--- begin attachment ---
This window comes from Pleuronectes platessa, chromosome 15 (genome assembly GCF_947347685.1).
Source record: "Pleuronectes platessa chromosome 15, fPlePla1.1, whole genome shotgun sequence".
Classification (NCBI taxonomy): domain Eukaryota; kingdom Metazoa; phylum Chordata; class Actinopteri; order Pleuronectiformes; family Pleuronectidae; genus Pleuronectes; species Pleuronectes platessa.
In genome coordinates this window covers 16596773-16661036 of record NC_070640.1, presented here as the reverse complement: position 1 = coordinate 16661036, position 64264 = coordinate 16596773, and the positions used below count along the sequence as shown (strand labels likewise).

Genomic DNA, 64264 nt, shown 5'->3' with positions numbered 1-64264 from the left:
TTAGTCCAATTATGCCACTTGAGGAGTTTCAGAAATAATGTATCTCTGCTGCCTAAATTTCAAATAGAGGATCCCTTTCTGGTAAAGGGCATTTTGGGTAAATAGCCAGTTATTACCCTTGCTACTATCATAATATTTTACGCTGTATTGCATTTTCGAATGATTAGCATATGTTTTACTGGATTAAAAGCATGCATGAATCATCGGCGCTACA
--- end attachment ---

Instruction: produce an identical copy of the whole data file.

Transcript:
This window comes from Pleuronectes platessa, chromosome 15 (genome assembly GCF_947347685.1).
Source record: "Pleuronectes platessa chromosome 15, fPlePla1.1, whole genome shotgun sequence".
Classification (NCBI taxonomy): domain Eukaryota; kingdom Metazoa; phylum Chordata; class Actinopteri; order Pleuronectiformes; family Pleuronectidae; genus Pleuronectes; species Pleuronectes platessa.
In genome coordinates this window covers 16596773-16661036 of record NC_070640.1, presented here as the reverse complement: position 1 = coordinate 16661036, position 64264 = coordinate 16596773, and the positions used below count along the sequence as shown (strand labels likewise).

Genomic DNA, 64264 nt, shown 5'->3' with positions numbered 1-64264 from the left:
TTAGTCCAATTATGCCACTTGAGGAGTTTCAGAAATAATGTATCTCTGCTGCCTAAATTTCAAATAGAGGATCCCTTTCTGGTAAAGGGCATTTTGGGTAAATAGCCAGTTATTACCCTTGCTACTATCATAATATTTTACGCTGTATTGCATTTTCGAATGATTAGCATATGTTTTACTGGATTAAAAGCATGCATGAATCATCGGCGCTACA